Police in Zimbabwe have announced a ban on the possession of shortwave radios, saying they are being used to communicate hate speech ahead of next month’s constitutional referendum and elections set to be held in July. Wind-up, solar-powered radios sets have been distributed by NGOs to rural communities, where villagers have established listening clubs to tune in to popular independent stations such as Radio Voice of the People, Studio 7 and SW Radio Africa. The broadcasts are produced by exiled Zimbabwean journalists based in Europe and the US. Zimbabwe has four state-controlled radio stations with a history of supporting President Robert Mugabe’s Zanu-PF party. Two recently established independent stations are also perceived to be pro-Zanu-PF. There is demand among listeners, especially those supportive of the rival Movement for Democratic Change (MDC), for other viewpoints.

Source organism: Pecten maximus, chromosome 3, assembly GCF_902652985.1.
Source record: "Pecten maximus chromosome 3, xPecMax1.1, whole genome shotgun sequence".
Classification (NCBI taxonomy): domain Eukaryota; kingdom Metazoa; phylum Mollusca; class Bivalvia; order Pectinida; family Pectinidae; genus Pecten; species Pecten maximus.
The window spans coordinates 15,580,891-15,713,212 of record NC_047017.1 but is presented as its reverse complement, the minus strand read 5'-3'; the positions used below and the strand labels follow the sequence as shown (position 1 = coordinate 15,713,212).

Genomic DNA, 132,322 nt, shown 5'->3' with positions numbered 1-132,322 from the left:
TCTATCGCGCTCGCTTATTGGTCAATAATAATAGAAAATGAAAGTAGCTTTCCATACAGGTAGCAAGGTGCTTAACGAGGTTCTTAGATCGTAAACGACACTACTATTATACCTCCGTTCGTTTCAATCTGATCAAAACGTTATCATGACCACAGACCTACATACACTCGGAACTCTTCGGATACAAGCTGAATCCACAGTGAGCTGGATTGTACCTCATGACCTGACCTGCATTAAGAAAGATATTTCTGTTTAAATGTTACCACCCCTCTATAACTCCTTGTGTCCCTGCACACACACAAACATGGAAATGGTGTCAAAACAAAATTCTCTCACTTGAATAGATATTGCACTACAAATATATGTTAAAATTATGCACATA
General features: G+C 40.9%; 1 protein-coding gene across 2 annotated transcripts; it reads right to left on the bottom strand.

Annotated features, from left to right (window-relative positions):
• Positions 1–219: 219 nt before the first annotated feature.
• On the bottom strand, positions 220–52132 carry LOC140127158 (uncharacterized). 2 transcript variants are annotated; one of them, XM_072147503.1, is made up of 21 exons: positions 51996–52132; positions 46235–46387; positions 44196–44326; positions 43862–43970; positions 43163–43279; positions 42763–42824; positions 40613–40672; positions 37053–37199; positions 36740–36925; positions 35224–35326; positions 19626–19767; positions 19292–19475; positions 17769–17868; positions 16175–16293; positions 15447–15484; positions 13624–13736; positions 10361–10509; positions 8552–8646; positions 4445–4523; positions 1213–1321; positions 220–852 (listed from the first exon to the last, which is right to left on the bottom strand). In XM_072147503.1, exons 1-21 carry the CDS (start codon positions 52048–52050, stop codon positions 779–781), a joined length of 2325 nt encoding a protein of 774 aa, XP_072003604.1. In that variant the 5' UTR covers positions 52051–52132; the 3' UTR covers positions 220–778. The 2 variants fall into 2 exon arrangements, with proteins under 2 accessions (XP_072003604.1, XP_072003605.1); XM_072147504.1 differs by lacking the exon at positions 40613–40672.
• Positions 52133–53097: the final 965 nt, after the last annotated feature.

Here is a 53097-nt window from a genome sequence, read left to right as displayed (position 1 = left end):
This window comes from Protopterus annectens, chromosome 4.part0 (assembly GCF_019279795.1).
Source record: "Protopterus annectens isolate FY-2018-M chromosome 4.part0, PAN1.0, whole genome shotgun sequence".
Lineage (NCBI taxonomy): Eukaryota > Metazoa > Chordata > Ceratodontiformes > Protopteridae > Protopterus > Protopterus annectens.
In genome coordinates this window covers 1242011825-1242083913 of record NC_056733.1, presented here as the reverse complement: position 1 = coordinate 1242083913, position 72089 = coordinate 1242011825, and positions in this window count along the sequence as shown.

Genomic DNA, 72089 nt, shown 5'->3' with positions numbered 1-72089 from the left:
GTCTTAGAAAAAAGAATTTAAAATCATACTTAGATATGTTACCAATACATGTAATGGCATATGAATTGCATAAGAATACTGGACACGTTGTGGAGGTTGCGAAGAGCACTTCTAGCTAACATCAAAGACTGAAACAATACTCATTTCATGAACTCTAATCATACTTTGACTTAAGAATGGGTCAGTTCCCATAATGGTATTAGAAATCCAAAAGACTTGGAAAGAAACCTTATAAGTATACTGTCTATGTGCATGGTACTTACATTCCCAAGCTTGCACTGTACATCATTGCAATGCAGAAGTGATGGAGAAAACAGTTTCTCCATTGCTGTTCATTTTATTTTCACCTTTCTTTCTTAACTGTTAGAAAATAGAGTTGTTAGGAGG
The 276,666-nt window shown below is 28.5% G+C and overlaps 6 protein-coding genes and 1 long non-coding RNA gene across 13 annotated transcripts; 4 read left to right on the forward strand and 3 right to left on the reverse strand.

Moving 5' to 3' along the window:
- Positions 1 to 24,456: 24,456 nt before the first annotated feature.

In the last elections, in 2008, many rural constituencies with access to independent broadcasts voted for the MDC formations led by Professor Welshman Ncube and prime minister Morgan Tsvangirai.
The Media Alliance of Zimbabwe (Maz) – a group comprising the Zimbabwe Union of Journalists, the Zimbabwe National Editors Forum, the Federation of African Media Women of Zimbabwe and other groups advocating freedom of expression – has condemned the ban on radios.
Maz said: “Owning and distributing radio receivers is not illegal, and confiscating them is a gross violation of citizens’ rights to receive and impart ideas and information without interference, as enshrined in section 20 of the constitution.”
Urging the police to reverse the ban, Maz pointed out that it would deprive people of an important source of information ahead of two critical national events.